Is that so?


Yes and No

Yes they had them at the start of the war but they got removed during the war because they were found to be useless



Did the main deck catapults get pulled? I know they didn't get used all that much, particularly early on. Hangar (like in the image I posted above) and cross-deck catapults were often removed or not installed in the first place.

A quick look nets me multiple comments about the main (bow) catapults become more useful as the war progressed which is what I thought, but none of the quickly searched documents provide references... so it's always possible that what I thought was just something incorrect that I picked up somewhere.

Many carriers also had arrestor gear at both ends to allow "backwards" recovery if needed. This was often removed IIRC.
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keethrax wrote:
Did the main deck catapults get pulled? I know they didn't get used all that much. Hangar (like in the image I posted above) and cross-deck catapults were often removed or not installed in the first place.


The flight deck cats were retained but the hangar catapults were removed from the three Yorktown-class carriers (including Enterprise) in 1942.

If you want to see a hangar catapult launch, check out the movie Wing and A Prayer (1944). The filmmakers worked some Navy footage of a launch into the climactic battle scenes.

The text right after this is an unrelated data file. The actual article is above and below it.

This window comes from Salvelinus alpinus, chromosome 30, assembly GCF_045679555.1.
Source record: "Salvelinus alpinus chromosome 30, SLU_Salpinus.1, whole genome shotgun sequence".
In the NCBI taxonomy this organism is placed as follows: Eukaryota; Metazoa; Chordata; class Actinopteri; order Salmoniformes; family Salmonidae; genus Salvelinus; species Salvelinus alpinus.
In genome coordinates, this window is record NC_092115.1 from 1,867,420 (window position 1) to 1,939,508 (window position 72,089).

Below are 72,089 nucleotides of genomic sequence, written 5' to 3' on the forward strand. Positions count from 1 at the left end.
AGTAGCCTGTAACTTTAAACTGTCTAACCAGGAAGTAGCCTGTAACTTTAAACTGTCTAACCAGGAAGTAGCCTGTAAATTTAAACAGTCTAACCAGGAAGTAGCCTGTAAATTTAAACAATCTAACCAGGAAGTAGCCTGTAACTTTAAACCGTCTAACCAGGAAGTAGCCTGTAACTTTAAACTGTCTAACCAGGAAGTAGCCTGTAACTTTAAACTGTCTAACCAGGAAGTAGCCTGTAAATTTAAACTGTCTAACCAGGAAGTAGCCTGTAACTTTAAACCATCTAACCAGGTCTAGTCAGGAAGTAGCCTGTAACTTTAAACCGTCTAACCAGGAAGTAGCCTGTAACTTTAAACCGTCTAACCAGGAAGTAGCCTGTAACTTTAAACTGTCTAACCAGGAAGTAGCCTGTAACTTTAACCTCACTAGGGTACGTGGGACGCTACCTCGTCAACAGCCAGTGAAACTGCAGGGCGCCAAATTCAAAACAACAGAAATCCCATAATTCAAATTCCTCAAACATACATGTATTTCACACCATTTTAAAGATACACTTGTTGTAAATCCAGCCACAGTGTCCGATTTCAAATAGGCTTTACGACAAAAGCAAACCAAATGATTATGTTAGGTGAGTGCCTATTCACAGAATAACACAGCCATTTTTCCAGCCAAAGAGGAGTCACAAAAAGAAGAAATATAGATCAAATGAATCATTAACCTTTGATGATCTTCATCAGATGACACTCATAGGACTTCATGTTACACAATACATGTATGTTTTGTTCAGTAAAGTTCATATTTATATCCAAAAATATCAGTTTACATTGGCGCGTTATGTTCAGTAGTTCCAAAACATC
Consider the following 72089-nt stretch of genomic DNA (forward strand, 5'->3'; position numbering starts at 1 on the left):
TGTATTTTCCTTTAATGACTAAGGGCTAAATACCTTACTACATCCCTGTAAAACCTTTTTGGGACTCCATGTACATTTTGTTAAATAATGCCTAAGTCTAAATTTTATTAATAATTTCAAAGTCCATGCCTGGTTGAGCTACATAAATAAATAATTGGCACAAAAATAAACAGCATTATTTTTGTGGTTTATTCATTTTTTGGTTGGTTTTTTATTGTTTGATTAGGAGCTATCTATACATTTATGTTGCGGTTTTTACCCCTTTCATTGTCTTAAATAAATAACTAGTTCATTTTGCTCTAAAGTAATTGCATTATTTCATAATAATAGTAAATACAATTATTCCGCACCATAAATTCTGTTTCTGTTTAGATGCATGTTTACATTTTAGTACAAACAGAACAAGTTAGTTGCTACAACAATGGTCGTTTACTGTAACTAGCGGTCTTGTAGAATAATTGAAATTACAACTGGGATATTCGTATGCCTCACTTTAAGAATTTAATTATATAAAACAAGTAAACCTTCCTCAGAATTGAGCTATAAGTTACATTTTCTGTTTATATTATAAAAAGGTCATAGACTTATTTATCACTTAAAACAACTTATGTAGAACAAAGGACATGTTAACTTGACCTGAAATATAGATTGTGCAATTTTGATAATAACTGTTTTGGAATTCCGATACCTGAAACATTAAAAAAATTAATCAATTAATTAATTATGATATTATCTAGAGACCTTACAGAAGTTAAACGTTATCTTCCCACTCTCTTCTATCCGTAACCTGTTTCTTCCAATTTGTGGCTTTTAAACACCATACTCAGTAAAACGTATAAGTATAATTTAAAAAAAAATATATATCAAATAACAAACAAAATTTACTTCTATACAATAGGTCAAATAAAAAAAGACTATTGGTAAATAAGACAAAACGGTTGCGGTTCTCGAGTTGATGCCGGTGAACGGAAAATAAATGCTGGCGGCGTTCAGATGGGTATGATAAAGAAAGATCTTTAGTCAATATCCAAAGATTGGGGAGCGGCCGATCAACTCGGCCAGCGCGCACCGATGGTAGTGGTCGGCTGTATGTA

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Ryan Powers
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Eldard wrote:
keethrax wrote:
Did the main deck catapults get pulled? I know they didn't get used all that much. Hangar (like in the image I posted above) and cross-deck catapults were often removed or not installed in the first place.


The flight deck cats were retained but the hangar catapults were removed from the three Yorktown-class carriers (including Enterprise) in 1942.


That was pretty much what I thought, but couldn't find a decent reference (in the all of 3 minutes I spent looking).

The picture I posted above is from the Hornet. She kept her hangar catapults till the end of the war. And is possibly unique in that regard.